El Dorado School Community Garden

As gardeners, we might have a few more blissful moments in our lives. It could be the connection to the earth. An appreciation for the aesthetic beauty of plants or the endorphins released from digging. Who knows? I visited the El Dorado School Community Garden a few weeks ago and walking through the garden was a blissful experience.
Eldorado is a community of artists, located 12 miles southeast of Santa Fe. My tour guide for the El Dorado School Community Garden was George M. Henke, one of the founders and the director of the garden. The garden started as an embroynic idea of George’s that was inspired by Michael Pollan's, a Letter to the Farmer in Chief and was established in 2009.

The garden is a partnership between the El Dorado School and the community of Eldorado. It is 1.5 acres and adjacent to the school. The garden serves dual capacities as an outdoor classroom and a community garden. The hexagonal beds are demonstration beds for student gardening. The honeycomb pattern made me smile and think of busy bees buzzing away.

The garden is shaped in a mandala pattern. Walking around the curvilinear beds evokes the meditative quality of the garden. There is a communal garden and individual beds for growing fruits and vegetables. But if that's not for you, there is a cactus garden, perennial area, and a labyrinth. Yes, labyrinth!

The students of the school painted the murals. There is also a video link below of how the garden is integrated into the classroom and its sister garden in South Africa.

The garden has a labyrinth if you're in a contemplative mood and the triangular beds are for the students.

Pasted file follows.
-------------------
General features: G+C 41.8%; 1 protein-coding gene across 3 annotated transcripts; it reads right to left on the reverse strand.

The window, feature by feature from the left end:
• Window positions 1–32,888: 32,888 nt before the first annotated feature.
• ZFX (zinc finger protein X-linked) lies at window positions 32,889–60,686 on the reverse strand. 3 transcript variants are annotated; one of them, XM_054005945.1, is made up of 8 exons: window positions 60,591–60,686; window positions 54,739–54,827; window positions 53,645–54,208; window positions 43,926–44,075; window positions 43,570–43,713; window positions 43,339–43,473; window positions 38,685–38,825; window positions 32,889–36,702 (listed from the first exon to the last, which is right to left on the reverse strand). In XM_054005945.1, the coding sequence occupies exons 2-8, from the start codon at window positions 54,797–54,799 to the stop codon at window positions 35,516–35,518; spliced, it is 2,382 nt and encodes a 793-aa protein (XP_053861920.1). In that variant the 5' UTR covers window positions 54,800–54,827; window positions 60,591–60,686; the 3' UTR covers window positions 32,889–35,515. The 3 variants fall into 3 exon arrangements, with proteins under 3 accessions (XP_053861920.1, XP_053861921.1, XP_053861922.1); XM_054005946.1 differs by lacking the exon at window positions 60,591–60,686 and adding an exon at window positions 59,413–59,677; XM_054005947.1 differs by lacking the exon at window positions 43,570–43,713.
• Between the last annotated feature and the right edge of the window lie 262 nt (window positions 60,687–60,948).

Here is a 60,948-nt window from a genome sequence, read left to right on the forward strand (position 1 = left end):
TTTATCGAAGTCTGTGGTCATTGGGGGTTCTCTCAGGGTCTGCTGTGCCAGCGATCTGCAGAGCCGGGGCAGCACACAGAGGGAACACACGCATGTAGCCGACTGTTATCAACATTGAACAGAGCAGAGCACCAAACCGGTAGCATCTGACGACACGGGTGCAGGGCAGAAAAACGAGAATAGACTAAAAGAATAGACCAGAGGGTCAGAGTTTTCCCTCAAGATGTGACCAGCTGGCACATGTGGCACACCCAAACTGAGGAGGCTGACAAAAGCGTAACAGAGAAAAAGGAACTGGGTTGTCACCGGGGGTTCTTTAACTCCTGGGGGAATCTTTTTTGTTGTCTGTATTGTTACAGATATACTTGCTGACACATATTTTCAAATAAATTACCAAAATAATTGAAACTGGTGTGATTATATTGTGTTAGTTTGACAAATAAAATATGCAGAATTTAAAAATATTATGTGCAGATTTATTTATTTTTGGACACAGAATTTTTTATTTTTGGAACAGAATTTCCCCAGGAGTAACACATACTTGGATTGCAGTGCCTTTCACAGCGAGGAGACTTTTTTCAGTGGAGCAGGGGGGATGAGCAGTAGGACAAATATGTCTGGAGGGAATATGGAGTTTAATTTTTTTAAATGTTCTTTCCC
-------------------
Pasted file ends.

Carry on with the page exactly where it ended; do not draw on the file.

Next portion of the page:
I was at the Santa Fe Master Garden show in April sometime. The common denominator I noticed in the attendees, besides an interest in gardening, was a sense of bliss. Radiance from within exuded from the people I saw. Peoples eyes sparkled when they made eye contact. After visiting the garden, I felt blissed-out. It's a special place that integrates form and function.

This post was inspired after seeing the video, Community Garden and Sister Garden in Acornhoek, South Africa that my friend Teresa, George's wife shared. It's a 10 minute video that is worthwhile to watch.
Random community garden photos of chives and onions??? The sun was directly overhead so all of the photos in the post tend to be washed out.
Some easy, do-it yourself garden cloches. Transparent tubs with holes for air and a rock placed on top of them to prevent wind from blowing them away.


  1. Bliss is what I feel looking at these lovely photos, overhead sun or not, and contemplating the spirit of the garden.

  2. Very nice. I think it's great that the school does something like this for kids.
    Cher Sunray Gardens

  3. @Patricia - I almost didn't go because I had some time constraints, but I'm so glad that I did.

    @Sunray - Cher, I like the concept. Some of the gardeners developed lesson plans for the teachers. And the garden has changed the kids' perspectives.

  4. Wow, I love those hexagonal planting boxes! Much more interesting than just squares or rectangles!!

  5. @Toni - The hexagonal planters are great. I've been meaning to go back there to see what's growing in them.


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